Jordy Bahl, revolutionary
The best player, on the best team, with half her eligibility remaining, going home. It makes all the sense in the world and it's never happened before.
The thing about Jordy Bahl?
You know, other than an amazing two Sooner seasons, a couple national championships, a just finished historic Women’s College World Series in which she performed feats no pitcher’s performed in forever, even the four most famous to come through the event, Jennie Finch, Cat Osterman, Monica Abbott and Keilani Ricketts?
She gets to do this.
She gets to take her ball and go home to Nebraska where maybe she’ll have the Huskers in the World Series as soon as next season.
No, it’s not entirely clear where she’s headed, though this was part of her message delivered via Twitter around noon Monday.
“I have decided to return home and play the game I love, closer to the things that have made me who I am,” she wrote, “and that have always been more important to me than this game.”
Yes, there appears to be a boyfriend.
If both her and Husker pitcher Trey Frahm’s Instagrams are to be believed, they sure look like a thing, a picture of them together each one’s newest addition to their accounts.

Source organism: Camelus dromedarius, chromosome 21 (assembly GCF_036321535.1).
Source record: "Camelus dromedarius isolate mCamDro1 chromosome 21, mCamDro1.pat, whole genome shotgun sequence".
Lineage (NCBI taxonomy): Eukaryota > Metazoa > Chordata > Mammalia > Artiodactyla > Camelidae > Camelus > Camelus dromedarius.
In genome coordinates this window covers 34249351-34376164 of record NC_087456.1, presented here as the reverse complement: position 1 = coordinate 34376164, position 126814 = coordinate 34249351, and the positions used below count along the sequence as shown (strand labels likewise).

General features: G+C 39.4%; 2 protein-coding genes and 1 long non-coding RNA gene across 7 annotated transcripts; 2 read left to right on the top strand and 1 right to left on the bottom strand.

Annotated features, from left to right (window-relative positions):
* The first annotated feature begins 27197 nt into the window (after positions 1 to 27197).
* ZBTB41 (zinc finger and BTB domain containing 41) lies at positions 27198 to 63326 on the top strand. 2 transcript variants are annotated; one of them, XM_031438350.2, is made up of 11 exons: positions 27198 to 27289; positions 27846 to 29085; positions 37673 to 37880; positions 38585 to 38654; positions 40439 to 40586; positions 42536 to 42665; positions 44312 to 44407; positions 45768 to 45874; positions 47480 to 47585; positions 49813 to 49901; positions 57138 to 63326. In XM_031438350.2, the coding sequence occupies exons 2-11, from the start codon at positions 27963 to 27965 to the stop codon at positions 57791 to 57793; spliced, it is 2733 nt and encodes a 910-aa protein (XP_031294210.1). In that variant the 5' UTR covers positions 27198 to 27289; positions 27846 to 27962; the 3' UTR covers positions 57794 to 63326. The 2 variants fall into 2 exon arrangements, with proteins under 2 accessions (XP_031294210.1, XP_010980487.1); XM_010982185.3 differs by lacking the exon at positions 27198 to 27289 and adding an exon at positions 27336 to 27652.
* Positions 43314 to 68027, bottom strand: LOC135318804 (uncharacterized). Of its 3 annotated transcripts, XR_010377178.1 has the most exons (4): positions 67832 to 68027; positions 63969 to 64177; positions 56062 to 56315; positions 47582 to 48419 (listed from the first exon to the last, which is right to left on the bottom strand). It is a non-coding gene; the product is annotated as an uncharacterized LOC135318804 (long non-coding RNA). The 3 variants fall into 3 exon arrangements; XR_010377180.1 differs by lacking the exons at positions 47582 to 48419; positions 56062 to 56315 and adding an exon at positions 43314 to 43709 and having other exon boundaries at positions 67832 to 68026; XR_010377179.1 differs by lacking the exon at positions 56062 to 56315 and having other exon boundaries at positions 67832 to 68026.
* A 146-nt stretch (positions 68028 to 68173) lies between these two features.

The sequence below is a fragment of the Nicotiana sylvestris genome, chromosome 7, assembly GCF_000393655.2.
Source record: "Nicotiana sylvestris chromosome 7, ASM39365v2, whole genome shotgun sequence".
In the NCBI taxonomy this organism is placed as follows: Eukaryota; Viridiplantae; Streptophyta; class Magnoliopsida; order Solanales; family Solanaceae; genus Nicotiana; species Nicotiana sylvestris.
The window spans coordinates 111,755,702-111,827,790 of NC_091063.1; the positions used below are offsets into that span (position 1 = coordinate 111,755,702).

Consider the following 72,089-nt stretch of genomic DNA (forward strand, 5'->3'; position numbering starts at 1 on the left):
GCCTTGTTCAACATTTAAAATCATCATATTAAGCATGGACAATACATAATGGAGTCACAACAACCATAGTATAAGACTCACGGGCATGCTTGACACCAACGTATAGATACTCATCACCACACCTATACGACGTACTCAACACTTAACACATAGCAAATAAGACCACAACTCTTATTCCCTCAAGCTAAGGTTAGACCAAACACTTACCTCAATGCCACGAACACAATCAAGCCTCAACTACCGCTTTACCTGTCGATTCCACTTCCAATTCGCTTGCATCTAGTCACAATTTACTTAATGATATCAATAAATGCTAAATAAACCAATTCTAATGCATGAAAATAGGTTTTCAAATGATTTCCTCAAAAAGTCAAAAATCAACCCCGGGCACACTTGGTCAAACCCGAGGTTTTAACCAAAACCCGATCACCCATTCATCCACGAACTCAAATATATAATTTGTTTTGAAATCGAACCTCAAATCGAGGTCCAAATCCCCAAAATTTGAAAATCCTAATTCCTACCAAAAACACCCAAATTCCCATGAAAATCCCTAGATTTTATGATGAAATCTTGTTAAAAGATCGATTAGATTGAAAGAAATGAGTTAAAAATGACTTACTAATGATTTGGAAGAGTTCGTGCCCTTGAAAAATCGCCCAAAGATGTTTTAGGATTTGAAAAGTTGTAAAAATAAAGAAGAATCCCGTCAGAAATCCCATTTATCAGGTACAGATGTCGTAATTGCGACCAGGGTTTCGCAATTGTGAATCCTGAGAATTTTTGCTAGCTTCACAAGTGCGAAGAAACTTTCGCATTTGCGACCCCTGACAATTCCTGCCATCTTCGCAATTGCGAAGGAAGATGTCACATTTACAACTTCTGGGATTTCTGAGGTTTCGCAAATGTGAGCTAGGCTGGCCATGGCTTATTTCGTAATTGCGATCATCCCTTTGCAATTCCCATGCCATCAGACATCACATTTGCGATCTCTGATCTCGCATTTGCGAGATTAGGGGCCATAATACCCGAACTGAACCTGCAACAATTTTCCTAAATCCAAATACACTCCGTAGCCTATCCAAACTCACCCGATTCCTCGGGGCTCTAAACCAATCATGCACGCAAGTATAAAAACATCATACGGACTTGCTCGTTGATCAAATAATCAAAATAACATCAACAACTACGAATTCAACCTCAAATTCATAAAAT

Papillion, Bahl’s hometown, is a suburb of Omaha, city of the Creighton Blue Jays, a Division I softball program, too, out of the Big East, but would Bahl really land there?
The Jays lost more than they won this season.
We must presume Lincoln, home of the Huskers, who might be one great pitcher away from the World Series after a 36-22 campaign, a 13-10 Big Ten Conference mark and an extended stay at the Stillwater Regional, bouncing both Maryland-Baltimore County and 21st-ranked Wichita State out of the postseason before succumbing to the Cowgirls.
She gets to do it.
She gets to do it without anybody doubting her motives, judgment, loyalty or commitment. She gets to do it anyway, but she really gets to do it for all she accomplished and delivered for the program she’s departing.
The other thing about Jordy Bahl?
She’s making history.
She’s the first to do it.
She’s a revolutionary.
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